Algorritmos: Infopoemas by E. M. de Melo e Castro

"Algorritmos: Infopoemas" (cover) by E. M. de Melo e Castro
Open “Algorritmos: Infopoemas” by E. M. de Melo e Castro

Since 1986, besides videopoetry, E. M. de Melo e Castro worked on a series of experiments with other computer media (suportes informáticos), coined by the author as “infopoesia” [infopoetry], in which he used image editor software. Once more – and this is a fact the analysis by Jorge Luiz Antonio (2001) does not highlight – the prevailing choice of image editors at the expense of word processors reveals the visual affiliation of Castrian poetics. The infopoems’ visual animations acknowledge pixel as the primary unit of meaning, in the perspective of an infopoetic language. Some of the resulting images were published in Finitos Mais Finitos: Ficção/Ficções [Finite Plus Finite: Fiction/Fictions] (1996) and Algorritmos: Infopoemas [Algorythms: Infopoems] (1998), whose initial essay develops “a pixel poetics” and explains the amalgams created in the title. The quest for transgression, which is underlined by the book’s title (1998), is followed by the quest for formal synthesis:

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“Zig and Zag” by Sérgio Caparelli and Ana Cláudia Gruszynski.

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Open “Zig and Zag” by Sérgio Caparelli and Ana Cláudia Gruszynski.

Zig and Zag” is one of ten ciberpoems created by the writer Sérgio Capparelli and the graphic designer Ana Cláudia Gruszynski for “Ciberpoesia” website that features a series of 28 visual poems created by the Brazilian duo. Like “Bembo’s Zoo,” this is more than just digital versions for visual poems also published in a printed book, the ciberpoems of Capparelli and Gruszynski has an important educational role, it catches the interest of children and youth for digital poetry through creative and stimulating presentation.

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“Minicontos Coloridos” by Marcelo Spalding et al.

Screen capture from Minicontos Coloridos 1 by Marcelo Spalding et al. On a white background,the title is "Minicontos Coloridos." "Minicontos" is colored black and "Coloridos" is in multicolor. Smaller text in black follows.
Open “Minicontos Coloridos” by Marcelo Spalding, et. al.

Minicontos Coloridos  is a collaborative project conceived by Brazilian journalist, writer and teacher Marcelo Spalding in 2013. The short tales are structurally and conceptually associated with colors in a playful way. To access the stories, the reader should mix the primary RGB colors through a pull down menu available on the website in HTML which hosts the tales interface. The website offers three blending options for each of the three primary colors, totaling 27 short tales.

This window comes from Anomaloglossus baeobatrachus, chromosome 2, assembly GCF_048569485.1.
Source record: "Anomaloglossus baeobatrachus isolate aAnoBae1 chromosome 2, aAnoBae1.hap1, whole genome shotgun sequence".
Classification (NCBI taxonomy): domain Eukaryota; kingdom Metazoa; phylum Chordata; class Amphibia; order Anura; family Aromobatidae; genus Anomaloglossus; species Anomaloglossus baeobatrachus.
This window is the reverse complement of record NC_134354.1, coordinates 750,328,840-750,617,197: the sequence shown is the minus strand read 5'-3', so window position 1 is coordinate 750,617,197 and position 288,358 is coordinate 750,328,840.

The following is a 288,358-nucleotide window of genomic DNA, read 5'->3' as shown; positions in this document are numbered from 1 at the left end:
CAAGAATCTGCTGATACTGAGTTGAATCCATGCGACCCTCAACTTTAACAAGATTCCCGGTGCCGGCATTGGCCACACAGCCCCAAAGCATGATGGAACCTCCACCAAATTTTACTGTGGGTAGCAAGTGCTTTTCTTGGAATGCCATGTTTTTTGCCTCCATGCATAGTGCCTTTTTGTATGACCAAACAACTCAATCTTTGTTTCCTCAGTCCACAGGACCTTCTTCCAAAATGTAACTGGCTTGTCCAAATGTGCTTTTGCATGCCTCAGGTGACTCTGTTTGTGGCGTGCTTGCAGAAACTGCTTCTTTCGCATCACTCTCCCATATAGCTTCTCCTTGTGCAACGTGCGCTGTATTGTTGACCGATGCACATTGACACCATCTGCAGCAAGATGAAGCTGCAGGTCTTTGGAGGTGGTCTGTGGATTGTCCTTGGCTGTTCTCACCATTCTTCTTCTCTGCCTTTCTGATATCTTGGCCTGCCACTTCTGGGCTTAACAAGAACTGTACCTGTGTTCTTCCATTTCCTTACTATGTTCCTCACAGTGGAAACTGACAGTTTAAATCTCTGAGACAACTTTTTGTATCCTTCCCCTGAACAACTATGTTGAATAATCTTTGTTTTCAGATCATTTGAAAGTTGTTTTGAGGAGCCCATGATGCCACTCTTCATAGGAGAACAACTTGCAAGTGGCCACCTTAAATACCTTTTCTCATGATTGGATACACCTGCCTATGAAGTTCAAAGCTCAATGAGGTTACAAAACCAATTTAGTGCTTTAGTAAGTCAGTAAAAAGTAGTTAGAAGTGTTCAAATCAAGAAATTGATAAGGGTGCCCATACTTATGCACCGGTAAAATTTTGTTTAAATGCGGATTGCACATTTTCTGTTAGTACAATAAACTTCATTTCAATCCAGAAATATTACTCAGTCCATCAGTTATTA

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“Memory” by Alckmar Luiz dos Santos and Gilbertto Prado

Screen capture of "Memory" by Alckmar Luiz dos Santos and Gilbertto Prado. Words and numbers are seen through a fisheye lens, distorting the image into circular shapes. Text: "(illegible)"
Open “Memory” by Alckmar Luiz dos Santos and Gilbertto Prado

Memory” is an interactive digital poem composed by kinetic texts and speech sound programmed in Flash by Brazilian researchers and digital poets Alckmar Luiz dos Santos and Gilberto Prado.

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“Take it” by Wilton Azevedo

Still from "Take it" by Wilton Acevedo
Still from “Take it” by Wilton Azevedo

Take it (2013) is a digital videopoem created by the Brazilian digital poet Wilton Azevedo. Conceived originally in English, this videopoem consists of video images that intertwine the verses constantly moving across frame according to the soundtrack frequency through an interface with a Processing script.

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“Ceci n’est pas un Nike” by Giselle Beiguelman

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“Ceci n’est pas un Nike” by Giselle Beiguelman

Ceci n’est pas un nike” (This is not a Nike) (2002) is a web interactive project created by Brazilian multimedia artist Giselle Beiguelman. The project proposes a pun inspired by the enigmatic phrase “Ceci n’est pas un pipe” (This is not a pipe) inscribed in the painting, “La trahison des images” (The Treachery of Images) created by the Belgian surrealist painter René Magritte in 1929. This Magritte painting is notorius to cause the viewer a weird dissociation, because it proposes a breakdown of meaning between text and image despite the obvious relationship between them.

Magritte“Ceci n’est pas un nike” allows the interactor two basic interaction forms: visual and textual. Through visual interaction is possible distort, in many ways, the image of a tennis shoe. The distortion effects is implemented through a Java application developed by Alex Rosen and renamed e-nike generator by Giselle Bielguelman. The interactor can save the result in a gallery of samples After making his intervention at the picture, and exhibit his work alongside interventions of digital poets as Komninos Zervos and Jim Andrews. The second interaction form is a textual experience that allows the interactor to edit new text on the original text of the author, adding their reflections the project.